Drummer Daniel Freedman produced all sorts of atmospheres with a variety of techniques. He played simply with his hands for portions and even made use of the brush end of a household broomstick at one point to increase the dynamic of the brush texture. 

The highlight of the set was the performance of “Hofim,” (which translates to “Seashores”) off of her 2007 album Poetica. The vibe was moving and the performance was quite captivating. Cohen sure knows how to grab you and make you feel what she’s feeling. 

Esperanza Spalding took the stage after a more lengthy stage change with a different lineup of musicians from her last performance in Burlington (Discover Jazz ’07). Her light hearted humor and youthful style was endearing as she sang a short introduction to her set, making it known that this would not be your “typical vocal jazz” performance. 

Her ensemble played a nice variety of songs ranging from older compositions to a newer, more “pop” song and a Nina Simone cover. Sadly, the front-of-house sound engineer didn’t quite dial in an adequate mix for her set until the end. One must wonder if he mistakenly thought that, because of Esperanza’s headlining name, the bass must be at the front of the mix. I was never quite satisfied with the vocal level either but that’s just the nature of live sound sometimes.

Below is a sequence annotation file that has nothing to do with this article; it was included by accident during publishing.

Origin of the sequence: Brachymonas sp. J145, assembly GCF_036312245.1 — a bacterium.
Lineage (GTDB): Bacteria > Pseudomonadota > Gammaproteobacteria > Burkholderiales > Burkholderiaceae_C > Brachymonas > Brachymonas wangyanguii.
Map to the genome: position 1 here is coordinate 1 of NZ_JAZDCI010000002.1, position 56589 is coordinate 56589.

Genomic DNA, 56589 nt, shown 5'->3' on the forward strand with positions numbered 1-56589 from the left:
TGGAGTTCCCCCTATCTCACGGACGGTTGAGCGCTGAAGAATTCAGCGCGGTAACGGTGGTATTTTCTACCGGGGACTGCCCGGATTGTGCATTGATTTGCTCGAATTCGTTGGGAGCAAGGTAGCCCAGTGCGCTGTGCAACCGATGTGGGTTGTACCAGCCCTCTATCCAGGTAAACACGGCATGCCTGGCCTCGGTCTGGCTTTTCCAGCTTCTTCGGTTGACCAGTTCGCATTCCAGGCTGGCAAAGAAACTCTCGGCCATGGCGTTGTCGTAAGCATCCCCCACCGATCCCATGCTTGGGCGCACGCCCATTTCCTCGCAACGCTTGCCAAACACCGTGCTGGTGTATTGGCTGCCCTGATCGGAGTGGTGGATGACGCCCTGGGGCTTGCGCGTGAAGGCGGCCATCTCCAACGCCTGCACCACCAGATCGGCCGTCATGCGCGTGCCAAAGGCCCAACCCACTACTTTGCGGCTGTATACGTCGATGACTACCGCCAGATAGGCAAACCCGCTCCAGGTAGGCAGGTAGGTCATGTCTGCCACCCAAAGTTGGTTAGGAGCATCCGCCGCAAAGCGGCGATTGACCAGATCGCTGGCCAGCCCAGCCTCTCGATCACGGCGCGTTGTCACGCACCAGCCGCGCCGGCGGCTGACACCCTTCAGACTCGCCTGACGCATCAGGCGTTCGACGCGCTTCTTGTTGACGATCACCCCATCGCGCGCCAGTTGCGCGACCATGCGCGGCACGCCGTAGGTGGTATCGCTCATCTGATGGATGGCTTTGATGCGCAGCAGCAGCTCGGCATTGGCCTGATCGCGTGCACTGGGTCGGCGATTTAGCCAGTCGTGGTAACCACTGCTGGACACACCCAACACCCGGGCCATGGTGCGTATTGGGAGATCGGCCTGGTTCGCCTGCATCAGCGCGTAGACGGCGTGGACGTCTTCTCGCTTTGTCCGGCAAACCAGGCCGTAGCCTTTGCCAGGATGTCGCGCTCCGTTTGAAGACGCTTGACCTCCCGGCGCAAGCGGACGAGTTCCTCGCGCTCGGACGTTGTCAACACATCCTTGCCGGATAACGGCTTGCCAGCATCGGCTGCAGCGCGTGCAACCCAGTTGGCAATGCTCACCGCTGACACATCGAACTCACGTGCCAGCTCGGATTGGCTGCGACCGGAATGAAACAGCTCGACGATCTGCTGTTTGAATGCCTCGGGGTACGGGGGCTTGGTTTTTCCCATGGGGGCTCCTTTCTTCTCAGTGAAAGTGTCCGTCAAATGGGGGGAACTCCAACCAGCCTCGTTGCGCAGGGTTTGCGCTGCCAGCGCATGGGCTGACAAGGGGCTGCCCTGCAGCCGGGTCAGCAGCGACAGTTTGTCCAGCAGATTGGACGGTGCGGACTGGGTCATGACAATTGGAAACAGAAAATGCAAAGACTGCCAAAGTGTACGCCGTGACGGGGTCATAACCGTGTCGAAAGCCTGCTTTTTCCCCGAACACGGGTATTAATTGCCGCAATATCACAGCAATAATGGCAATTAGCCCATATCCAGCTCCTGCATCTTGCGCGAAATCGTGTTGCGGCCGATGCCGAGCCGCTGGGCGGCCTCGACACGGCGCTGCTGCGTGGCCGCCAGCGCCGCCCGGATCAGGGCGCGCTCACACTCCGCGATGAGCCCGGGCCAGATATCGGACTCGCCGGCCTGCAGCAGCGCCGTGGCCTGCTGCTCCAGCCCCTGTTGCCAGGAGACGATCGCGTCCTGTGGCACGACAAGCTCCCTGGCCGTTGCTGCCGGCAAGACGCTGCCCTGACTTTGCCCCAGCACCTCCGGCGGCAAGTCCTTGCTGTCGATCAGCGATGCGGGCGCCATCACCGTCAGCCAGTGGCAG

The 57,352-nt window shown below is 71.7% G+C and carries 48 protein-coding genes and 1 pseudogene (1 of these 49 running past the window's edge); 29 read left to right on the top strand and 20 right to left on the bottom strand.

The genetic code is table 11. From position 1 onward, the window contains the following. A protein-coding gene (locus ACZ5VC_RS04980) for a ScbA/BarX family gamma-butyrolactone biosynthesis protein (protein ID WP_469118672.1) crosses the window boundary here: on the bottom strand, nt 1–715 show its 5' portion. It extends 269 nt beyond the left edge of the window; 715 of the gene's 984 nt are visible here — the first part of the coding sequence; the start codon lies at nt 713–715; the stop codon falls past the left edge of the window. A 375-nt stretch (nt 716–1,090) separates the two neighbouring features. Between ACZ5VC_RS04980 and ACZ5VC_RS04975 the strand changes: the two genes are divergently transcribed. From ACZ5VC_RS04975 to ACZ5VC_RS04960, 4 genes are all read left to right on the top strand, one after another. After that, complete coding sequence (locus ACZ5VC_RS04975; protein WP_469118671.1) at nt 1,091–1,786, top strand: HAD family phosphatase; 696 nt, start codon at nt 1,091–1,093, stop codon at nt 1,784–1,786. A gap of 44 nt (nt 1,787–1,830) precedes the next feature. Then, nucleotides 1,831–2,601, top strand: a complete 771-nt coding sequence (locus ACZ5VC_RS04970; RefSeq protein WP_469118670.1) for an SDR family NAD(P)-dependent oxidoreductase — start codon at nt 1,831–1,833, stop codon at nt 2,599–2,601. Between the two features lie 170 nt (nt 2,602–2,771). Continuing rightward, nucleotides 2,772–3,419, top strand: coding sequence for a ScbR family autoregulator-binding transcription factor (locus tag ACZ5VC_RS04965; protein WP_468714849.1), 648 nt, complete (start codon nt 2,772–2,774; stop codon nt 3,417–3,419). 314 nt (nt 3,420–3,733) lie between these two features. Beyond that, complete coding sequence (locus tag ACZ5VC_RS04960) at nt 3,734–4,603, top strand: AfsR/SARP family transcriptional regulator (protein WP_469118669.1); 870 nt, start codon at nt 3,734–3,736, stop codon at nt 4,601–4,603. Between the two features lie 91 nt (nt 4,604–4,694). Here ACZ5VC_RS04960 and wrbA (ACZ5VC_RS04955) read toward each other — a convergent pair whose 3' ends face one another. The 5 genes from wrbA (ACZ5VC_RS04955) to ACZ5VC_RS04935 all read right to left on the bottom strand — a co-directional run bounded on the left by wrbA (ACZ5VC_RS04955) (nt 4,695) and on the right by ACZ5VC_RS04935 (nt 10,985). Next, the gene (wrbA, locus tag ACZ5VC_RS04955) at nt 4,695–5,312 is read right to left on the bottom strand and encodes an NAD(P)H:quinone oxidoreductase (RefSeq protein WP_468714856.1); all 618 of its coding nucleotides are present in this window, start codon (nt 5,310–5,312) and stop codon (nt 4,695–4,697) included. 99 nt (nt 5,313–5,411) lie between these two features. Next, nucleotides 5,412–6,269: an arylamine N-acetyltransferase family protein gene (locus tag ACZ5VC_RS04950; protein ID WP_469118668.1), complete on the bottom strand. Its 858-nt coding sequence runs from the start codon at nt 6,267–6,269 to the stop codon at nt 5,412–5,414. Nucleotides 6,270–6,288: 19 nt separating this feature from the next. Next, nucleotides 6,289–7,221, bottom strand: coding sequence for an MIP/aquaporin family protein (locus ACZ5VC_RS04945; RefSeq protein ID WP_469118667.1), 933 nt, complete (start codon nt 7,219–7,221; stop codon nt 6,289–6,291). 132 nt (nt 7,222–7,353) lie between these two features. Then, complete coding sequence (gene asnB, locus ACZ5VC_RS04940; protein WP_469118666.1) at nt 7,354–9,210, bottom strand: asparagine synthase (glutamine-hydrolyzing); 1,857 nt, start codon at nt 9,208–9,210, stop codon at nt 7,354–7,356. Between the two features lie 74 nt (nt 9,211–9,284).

I’m certainly looking forward to all of the upcoming concerts including guitarist David “Fuze” Fiuczynski at Nectar’s, followed by Michetti (the latest project by Raq frontman Chris Michetti).

Anat Cohen Quartet | Flynn Theater 6.5.09

Anat Cohen Quartet | Flynn Theater 6.5.09

Esperanza Spalding | Flynn Theater 6.5.09

Esperanza Spalding | Flynn Theater 6.5.09

 

Esperanza Spalding & Otis Brown | Flynn Theater 6.5.09

Esperanza Spalding & Otis Brown | Flynn Theater 6.5.09

Chapter 2 kicks up the dust at Metronome

Eric Krasno, the guitarist of Soulive and Lettuce and various other projects, lead Chapter 2 on an evening of funk and soul at Club Metronome in downtown Burlington on Thursday night. The group put on quite a show. Louis Cato, the bass player, managed to steal the show with an incredible solo at one point during the night. Adam Deitch also deserves to be mentioned for some of the tightest and most interesting live drumming I’ve heard in a while. It seemed like he broke new ground with every song they played.

Looking forward to catching Krasno and Deitch together with Lettuce when they play during the Burlington Discover Jazz Festival

Chapter 2 | 5.28.09 Club Metronome - Burlington, VT

Chapter 2 | 5.28.09 Club Metronome - Burlington, VT

 

 


The Dirty Dozen shake things up at Higher Ground

The Dirty Dozen Brass Band of New Orleans, Louisiana tore the roof off of the Higher Ground Ballroom last night in South Burlington, VT despite a surprisingly low turnout. The septet laid down an infectious bed of New Orleans funk and groove that will not soon be forgotten